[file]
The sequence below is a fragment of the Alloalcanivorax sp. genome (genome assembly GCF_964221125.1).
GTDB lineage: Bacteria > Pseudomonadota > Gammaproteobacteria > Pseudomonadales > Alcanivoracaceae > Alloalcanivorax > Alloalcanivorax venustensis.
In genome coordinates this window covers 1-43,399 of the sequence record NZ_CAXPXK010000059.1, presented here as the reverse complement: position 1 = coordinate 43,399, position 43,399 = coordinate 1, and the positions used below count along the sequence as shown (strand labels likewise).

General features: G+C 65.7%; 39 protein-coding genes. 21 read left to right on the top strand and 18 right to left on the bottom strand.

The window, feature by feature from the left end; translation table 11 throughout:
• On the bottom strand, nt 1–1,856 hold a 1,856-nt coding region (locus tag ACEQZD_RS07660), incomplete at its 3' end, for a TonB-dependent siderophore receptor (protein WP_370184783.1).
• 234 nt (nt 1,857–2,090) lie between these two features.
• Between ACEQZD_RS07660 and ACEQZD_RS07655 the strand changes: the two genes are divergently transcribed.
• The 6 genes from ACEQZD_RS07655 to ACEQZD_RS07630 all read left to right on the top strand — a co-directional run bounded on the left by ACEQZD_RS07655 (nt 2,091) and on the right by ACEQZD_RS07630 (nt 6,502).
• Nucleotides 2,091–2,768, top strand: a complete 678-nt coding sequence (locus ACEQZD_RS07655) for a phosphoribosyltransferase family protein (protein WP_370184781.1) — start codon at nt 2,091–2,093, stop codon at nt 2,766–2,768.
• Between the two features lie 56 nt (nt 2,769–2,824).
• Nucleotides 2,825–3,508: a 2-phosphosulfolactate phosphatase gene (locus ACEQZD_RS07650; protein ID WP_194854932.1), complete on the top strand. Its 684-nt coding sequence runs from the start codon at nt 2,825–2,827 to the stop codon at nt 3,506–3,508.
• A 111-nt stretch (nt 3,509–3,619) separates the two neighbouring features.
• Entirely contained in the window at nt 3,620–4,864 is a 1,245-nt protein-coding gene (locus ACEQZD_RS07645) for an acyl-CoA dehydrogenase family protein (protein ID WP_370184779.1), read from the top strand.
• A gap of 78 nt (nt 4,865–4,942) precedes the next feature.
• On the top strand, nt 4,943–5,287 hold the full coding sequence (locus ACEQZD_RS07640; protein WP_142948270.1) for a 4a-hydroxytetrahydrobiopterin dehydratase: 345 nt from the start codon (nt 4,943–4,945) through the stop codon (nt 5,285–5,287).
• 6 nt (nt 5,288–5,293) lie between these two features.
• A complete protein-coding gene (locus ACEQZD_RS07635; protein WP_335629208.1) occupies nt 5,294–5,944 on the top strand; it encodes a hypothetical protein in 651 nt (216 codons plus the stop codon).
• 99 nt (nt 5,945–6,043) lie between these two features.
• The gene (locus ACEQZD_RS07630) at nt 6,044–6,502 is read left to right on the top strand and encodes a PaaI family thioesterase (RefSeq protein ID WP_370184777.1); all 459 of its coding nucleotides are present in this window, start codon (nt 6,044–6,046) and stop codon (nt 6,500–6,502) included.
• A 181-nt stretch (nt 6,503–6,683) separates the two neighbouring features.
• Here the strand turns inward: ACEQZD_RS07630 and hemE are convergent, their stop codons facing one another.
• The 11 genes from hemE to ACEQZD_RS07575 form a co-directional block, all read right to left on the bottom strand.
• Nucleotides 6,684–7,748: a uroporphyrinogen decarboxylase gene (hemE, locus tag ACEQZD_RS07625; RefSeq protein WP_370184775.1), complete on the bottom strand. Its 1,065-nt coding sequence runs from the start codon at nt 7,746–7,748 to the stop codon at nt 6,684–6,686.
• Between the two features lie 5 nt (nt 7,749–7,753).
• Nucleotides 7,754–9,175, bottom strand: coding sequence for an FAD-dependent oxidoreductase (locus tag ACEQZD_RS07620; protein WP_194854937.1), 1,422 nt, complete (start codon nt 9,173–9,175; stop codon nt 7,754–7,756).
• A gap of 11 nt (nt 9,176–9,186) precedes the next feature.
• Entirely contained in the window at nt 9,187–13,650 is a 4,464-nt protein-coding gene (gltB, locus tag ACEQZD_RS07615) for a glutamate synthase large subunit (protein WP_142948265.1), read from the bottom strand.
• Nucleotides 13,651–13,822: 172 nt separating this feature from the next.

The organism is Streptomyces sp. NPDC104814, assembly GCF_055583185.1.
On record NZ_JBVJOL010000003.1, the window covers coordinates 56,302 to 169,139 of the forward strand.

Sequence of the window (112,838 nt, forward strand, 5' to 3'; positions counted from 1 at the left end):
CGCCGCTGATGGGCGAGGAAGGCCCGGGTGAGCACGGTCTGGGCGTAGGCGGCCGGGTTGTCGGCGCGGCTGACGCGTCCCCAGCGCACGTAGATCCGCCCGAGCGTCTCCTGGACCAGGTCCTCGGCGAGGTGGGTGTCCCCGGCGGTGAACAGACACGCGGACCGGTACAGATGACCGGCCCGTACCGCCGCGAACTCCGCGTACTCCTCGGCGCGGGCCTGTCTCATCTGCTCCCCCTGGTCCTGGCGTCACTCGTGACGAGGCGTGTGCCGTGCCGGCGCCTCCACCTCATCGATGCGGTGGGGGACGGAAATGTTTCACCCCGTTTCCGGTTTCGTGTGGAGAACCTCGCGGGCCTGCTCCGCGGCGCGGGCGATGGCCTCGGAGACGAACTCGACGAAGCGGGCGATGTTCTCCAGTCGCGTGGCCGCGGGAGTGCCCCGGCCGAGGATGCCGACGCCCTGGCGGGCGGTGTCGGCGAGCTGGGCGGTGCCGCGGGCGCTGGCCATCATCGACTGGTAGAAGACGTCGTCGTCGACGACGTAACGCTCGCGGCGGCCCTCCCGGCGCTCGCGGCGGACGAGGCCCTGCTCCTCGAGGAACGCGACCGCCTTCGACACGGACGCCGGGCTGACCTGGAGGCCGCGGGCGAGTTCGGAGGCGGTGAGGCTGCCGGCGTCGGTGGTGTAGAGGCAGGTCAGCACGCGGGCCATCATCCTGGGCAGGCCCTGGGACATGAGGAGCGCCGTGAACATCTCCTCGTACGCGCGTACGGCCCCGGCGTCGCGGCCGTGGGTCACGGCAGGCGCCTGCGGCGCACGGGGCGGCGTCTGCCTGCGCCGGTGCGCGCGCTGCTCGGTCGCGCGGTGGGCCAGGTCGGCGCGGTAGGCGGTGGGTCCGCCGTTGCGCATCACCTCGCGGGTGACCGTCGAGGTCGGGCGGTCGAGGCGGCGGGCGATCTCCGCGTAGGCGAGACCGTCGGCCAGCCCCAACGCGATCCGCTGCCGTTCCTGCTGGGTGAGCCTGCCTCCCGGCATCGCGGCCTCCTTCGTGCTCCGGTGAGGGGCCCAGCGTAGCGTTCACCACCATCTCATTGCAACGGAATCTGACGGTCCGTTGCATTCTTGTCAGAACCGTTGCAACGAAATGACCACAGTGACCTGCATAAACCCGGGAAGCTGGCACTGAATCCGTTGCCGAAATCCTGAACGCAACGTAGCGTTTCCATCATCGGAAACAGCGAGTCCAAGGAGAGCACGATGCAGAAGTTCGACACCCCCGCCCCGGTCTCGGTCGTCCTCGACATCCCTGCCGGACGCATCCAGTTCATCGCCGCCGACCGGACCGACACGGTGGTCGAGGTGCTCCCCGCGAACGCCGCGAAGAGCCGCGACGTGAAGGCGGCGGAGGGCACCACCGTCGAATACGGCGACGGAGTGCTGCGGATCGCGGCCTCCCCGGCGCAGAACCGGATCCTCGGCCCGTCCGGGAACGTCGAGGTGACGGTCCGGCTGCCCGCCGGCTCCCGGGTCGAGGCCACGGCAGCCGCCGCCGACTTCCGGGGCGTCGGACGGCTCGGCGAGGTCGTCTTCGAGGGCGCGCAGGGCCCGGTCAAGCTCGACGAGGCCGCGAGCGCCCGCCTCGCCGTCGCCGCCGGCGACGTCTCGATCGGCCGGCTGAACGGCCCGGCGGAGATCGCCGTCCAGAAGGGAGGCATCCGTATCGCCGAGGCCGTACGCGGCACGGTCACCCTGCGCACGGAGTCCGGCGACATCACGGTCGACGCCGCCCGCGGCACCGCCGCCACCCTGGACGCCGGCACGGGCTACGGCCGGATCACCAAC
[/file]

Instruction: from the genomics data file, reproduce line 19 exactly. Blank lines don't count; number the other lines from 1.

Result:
• 99 nt (nt 5,945–6,043) lie between these two features.